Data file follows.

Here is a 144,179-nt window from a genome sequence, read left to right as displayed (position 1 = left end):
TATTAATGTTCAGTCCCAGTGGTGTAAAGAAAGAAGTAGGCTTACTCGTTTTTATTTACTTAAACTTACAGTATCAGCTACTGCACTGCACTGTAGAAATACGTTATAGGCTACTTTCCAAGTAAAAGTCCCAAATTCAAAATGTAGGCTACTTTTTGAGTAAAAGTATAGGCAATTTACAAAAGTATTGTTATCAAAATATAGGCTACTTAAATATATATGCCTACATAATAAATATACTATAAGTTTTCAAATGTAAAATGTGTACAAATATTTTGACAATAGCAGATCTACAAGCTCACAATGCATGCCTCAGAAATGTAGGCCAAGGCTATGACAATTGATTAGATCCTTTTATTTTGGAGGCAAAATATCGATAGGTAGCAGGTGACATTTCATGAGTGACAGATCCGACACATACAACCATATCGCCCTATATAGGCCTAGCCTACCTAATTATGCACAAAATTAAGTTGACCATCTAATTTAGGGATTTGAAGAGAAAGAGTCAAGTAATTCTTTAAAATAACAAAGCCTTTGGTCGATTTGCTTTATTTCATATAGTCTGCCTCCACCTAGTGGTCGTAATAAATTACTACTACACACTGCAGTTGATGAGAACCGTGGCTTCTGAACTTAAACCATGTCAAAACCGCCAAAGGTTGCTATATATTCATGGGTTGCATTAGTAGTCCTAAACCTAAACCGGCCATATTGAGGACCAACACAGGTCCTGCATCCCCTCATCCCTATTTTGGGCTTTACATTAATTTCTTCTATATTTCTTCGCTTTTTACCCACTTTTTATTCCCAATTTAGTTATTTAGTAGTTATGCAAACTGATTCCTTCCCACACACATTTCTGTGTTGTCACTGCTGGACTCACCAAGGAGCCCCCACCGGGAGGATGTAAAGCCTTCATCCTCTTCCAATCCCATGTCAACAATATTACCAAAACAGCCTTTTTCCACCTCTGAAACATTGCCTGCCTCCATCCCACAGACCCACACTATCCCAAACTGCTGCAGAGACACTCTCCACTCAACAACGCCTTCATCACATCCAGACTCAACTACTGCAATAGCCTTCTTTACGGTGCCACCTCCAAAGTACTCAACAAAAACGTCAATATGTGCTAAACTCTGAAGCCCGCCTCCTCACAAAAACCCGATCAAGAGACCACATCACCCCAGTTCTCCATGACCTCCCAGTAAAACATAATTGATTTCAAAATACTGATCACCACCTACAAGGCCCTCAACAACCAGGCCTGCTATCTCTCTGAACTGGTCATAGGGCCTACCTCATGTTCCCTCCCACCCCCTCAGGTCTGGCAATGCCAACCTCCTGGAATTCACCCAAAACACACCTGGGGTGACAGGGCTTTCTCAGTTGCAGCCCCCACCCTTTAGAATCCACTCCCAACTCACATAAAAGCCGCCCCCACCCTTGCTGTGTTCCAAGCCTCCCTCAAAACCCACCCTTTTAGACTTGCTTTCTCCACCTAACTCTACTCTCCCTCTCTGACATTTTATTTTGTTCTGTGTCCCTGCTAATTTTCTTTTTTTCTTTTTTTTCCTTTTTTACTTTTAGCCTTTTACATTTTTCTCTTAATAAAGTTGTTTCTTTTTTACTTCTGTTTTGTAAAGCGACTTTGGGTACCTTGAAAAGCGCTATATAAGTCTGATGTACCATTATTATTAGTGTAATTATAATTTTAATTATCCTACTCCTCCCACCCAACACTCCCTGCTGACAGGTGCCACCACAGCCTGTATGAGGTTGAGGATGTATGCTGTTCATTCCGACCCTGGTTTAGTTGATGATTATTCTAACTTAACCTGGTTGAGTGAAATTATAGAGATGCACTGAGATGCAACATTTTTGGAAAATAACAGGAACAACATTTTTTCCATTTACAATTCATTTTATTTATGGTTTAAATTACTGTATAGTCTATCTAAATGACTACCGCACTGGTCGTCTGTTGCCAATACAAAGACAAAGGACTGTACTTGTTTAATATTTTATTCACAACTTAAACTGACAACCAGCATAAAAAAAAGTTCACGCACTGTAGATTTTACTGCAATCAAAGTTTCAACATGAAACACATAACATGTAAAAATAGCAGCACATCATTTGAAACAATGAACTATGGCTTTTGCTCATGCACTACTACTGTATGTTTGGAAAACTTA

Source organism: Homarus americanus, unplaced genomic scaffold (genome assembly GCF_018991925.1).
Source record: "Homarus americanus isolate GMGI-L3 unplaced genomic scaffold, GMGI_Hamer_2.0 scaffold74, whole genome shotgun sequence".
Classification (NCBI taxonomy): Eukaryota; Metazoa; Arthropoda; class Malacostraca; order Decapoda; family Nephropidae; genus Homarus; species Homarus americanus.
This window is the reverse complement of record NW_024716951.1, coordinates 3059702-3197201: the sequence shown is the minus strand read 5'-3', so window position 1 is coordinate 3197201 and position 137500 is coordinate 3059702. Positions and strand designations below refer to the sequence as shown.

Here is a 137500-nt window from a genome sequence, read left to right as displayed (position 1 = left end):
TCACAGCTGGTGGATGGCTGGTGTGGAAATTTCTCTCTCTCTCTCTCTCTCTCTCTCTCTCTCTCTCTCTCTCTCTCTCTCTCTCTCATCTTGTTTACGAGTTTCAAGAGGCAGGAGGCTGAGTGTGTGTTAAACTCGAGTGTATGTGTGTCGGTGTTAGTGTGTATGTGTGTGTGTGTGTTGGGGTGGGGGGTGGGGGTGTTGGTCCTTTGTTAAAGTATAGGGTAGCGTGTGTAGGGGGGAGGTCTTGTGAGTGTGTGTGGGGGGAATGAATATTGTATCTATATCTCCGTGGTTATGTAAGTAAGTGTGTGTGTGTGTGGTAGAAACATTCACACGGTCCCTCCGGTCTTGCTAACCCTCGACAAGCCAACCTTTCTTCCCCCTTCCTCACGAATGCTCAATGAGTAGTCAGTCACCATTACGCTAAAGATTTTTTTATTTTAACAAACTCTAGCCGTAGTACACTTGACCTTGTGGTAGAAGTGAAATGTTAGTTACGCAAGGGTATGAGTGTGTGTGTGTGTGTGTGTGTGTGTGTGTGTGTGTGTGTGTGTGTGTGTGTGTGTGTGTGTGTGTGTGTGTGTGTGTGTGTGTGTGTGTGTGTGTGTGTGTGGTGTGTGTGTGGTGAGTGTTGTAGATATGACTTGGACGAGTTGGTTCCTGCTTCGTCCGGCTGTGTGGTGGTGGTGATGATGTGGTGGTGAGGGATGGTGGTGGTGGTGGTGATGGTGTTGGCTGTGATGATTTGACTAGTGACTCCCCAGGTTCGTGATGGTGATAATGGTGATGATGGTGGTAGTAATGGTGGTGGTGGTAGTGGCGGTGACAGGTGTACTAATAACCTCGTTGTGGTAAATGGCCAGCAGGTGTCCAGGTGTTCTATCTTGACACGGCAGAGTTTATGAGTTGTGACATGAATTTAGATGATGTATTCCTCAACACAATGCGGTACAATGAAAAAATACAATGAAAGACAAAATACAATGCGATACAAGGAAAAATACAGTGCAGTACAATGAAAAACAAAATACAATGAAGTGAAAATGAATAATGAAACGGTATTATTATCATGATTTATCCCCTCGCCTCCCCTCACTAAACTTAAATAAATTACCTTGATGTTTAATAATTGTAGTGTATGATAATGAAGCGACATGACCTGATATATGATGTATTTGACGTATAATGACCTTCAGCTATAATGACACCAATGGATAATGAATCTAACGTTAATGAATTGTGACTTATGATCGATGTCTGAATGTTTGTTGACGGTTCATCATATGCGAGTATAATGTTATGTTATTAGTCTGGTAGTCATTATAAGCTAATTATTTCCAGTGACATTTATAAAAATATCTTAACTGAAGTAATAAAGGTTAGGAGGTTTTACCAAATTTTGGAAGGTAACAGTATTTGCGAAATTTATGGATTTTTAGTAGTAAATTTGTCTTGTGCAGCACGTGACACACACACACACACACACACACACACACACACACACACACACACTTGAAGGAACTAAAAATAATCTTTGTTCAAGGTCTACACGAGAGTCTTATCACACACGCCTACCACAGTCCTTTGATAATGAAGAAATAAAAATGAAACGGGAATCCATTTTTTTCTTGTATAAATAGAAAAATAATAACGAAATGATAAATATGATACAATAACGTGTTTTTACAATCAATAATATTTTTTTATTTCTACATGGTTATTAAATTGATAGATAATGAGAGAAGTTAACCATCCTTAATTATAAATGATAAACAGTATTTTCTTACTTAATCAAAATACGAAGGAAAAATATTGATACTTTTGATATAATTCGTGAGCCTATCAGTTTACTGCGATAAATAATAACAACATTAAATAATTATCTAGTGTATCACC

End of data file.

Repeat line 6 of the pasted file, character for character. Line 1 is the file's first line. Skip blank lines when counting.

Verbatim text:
This window is the reverse complement of record NW_024716951.1, coordinates 3059702-3197201: the sequence shown is the minus strand read 5'-3', so window position 1 is coordinate 3197201 and position 137500 is coordinate 3059702. Positions and strand designations below refer to the sequence as shown.